The Process After Mediation: What Happens Next?


2 min read

Once the mediation process comes to an end, your mediator will issue you with a concluding document that will set out any agreements reached.

You will receive either;

  • A Statement of Outcome, containing a summary of your final agreements; or
  • An MOU (a memorandum of understanding between two parties), which is a detailed document setting out your final agreements; or
  • Mediation Notes - if the mediation process has resulted in no agreements, or only limited agreements

The decisions you reach in mediation are not legally binding on their own, and so you have a number of options as to how you move forward:

  • You could proceed with the agreements reached in mediation without taking further action; or
  • Take limited court proceedings, asking the judge to make your mediation agreements into a legally binding consent order (provided the other party agrees with this course of action); or
  • If no final agreements have been reached in mediation, return to your solicitor to see if further negotiations through them could resolve it, and / or start court proceedings to have the matter resolved by a judge

What happens if no agreement is reached?

If the mediation process does not achieve the outcome you had hoped for and you are unable to resolve the dispute, you could either continue your discussions through a solicitor to try and reach an agreement, or your mediator can issue you with a court form to enable you to start court proceedings to have the matter resolved by a judge.

If mediation is only partly successful, it can still help you to narrow the issues that you are asking the judge to consider during court proceedings, thus saving expense and time.

For further information about attending the family court, there is a helpful service run by Cambridge Family Court Help and Information that can provide you with detailed responses to questions about general court information, and the nature of different hearings and appointments. 

Turning your agreement into a Consent Order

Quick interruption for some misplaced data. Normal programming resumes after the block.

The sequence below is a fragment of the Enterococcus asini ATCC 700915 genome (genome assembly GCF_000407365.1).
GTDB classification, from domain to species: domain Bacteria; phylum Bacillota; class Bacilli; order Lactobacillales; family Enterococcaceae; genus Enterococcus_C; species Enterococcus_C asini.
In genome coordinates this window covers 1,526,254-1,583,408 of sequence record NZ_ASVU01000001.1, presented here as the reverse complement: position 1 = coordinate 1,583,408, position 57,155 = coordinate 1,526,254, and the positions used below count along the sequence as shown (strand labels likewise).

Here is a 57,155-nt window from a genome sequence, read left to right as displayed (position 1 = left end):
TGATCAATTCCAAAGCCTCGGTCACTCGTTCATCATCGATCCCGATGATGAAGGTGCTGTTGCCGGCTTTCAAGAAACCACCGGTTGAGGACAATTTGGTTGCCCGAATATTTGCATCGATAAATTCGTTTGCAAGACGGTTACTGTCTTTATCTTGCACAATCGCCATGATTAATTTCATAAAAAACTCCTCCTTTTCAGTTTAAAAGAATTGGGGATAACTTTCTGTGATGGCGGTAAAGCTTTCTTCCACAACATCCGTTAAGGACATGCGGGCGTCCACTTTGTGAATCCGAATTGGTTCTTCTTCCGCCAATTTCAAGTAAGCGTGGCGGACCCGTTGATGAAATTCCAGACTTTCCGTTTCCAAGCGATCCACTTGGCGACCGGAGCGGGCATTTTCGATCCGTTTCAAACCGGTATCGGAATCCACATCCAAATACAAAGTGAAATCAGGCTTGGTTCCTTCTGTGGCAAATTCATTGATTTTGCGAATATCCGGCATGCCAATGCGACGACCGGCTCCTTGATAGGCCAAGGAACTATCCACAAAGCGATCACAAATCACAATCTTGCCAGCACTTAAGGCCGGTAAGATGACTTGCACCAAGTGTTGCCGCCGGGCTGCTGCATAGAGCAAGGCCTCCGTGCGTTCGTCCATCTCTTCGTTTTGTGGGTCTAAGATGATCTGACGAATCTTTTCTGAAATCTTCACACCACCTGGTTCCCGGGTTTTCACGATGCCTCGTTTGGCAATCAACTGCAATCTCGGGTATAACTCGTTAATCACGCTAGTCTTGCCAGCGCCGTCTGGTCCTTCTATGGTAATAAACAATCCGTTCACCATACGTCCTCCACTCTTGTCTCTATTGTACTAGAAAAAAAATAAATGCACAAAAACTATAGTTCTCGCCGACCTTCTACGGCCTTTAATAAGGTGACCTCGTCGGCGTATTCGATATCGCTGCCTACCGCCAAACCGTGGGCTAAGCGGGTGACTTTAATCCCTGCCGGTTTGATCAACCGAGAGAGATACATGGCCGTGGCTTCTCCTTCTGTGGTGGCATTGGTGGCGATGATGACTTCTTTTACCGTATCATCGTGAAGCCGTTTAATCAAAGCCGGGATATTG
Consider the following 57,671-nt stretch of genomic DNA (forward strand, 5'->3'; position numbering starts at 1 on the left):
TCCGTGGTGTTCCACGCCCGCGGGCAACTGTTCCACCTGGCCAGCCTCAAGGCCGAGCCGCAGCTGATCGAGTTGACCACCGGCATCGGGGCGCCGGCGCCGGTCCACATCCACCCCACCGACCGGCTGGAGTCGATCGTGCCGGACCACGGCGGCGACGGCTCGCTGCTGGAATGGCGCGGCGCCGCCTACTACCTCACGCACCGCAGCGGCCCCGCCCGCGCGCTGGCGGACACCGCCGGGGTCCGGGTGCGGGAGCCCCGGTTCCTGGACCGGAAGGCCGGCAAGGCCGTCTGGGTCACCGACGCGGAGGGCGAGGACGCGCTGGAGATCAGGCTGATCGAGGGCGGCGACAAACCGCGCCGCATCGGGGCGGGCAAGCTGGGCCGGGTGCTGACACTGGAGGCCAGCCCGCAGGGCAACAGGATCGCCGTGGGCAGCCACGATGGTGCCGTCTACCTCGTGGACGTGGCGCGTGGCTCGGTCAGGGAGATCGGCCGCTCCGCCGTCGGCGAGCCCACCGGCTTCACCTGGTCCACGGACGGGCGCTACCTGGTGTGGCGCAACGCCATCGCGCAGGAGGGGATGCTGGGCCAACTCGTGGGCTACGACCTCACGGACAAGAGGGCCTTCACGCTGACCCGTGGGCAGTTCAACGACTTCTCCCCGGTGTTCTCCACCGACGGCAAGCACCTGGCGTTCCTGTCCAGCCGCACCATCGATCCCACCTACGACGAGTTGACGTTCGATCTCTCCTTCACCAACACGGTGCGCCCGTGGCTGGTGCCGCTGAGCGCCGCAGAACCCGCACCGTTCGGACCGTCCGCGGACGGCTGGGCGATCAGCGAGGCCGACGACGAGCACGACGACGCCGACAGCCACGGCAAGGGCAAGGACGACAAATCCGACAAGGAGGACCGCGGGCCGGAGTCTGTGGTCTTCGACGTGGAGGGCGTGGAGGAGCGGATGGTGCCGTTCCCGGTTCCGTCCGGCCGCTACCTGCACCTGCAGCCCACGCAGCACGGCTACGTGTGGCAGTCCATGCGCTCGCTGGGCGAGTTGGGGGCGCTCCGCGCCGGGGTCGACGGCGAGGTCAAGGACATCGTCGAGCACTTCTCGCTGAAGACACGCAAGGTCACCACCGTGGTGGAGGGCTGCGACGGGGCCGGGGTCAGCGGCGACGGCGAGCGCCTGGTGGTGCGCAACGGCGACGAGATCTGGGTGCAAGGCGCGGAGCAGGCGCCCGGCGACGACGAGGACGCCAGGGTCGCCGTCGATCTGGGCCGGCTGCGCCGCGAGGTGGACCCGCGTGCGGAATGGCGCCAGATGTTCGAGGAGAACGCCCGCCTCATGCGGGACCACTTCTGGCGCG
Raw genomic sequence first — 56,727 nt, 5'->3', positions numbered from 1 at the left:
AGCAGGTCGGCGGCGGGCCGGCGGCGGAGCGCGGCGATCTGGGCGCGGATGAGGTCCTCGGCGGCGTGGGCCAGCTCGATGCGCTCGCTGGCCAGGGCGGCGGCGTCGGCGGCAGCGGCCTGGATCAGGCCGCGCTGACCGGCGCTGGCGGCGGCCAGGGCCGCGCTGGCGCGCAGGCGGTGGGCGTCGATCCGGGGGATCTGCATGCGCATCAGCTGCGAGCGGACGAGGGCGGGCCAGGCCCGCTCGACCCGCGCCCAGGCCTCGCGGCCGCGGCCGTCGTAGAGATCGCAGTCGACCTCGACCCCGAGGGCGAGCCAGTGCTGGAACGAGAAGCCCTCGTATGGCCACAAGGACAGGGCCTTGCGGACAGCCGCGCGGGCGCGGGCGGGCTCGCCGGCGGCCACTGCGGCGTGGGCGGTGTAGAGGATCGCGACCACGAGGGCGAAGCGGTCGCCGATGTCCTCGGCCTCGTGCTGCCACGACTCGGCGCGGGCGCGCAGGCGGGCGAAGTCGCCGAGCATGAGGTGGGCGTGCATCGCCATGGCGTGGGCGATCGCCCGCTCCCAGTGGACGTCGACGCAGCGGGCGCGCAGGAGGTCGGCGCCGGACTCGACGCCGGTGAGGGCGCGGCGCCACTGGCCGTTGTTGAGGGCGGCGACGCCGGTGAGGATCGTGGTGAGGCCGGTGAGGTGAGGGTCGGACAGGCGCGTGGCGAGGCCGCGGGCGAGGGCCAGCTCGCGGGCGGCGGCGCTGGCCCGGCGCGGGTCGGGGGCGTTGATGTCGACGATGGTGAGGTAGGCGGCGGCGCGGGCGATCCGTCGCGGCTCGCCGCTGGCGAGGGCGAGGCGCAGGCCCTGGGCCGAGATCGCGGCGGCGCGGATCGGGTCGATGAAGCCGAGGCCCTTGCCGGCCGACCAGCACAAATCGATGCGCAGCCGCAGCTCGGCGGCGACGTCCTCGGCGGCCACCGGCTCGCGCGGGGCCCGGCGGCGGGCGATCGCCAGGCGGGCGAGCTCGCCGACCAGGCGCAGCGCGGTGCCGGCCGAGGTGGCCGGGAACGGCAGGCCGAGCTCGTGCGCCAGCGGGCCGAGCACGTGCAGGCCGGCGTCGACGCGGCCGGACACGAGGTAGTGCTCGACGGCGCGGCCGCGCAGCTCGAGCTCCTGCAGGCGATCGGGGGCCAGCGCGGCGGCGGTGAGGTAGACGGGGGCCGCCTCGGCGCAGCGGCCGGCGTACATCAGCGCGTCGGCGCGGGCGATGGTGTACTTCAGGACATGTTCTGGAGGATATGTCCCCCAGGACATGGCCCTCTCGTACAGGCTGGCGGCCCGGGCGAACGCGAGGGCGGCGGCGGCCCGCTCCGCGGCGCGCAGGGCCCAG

In order to avoid misunderstandings after a successful mediation outcome, both parties may agree to apply to the court for their mediation agreement to be made into a Consent Order. This will involve starting limited court proceedings; you may wish to do this through a solicitor as the process can be confusing, but it can be done without a solicitor if you prefer.

When you see a solicitor you should take with you any Statement of Outcome, MOU or Mediation Notes that you have received from the mediator. These documents will help your solicitor to convert the mediation agreements into a Consent Order.

Deciding not to get legal approval

While a Consent Order provides both parties with the security of a legally enforceable agreed decision, many people choose not to turn their agreements about child issues into a consent order because they feel that the agreements can be managed between themselves and they can trust one another to adhere to them.

However, most financial agreements between divorcing couples will need to be turned into a consent order in order to be effective and final. For instance, if there is an agreement to share pensions, both parties must have a consent order or the pension company will be unable to divide and share the pension.

It is important to remember that life events may mean that your agreements have to be reviewed at times. You can always return to mediation again in the future in order to renegotiate your arrangements.

Child arrangements agreements

If you reach an agreement in mediation about child arrangements, it is not usually necessary to apply for a Consent Order through the court, as the court strongly discourages unnecessary applications about matters that parents should be expected to sort out between them. 

The ‘No Order Principle’ set out in the Children Act 1989 states that the court should make no order in children cases unless it considers that making an order would be better for the child than making no order at all. This is because research shows that arrangements made between parents without involving the court are generally less upsetting and stressful for children.

Taking further action without attending court

If you wish to avoid going to court, you could explore alternative options such as:

  • Negotiating through a solicitor who can conduct discussions with the other party or their solicitor in order to try to reach agreements; or
  • Arbitration, which is another form of alternative dispute resolution

Further challenges after the mediation process

If your situation changes over time, or the arrangements you made previously are not working, you can always return to mediation to renegotiate the original agreement.

If you have made a legally binding agreement and the other party fails to follow it, you could consider whether it might be resolved by returning to mediation, as this is generally quicker and cheaper than returning to court. But if not, then you would need to return to court to enforce the agreement.

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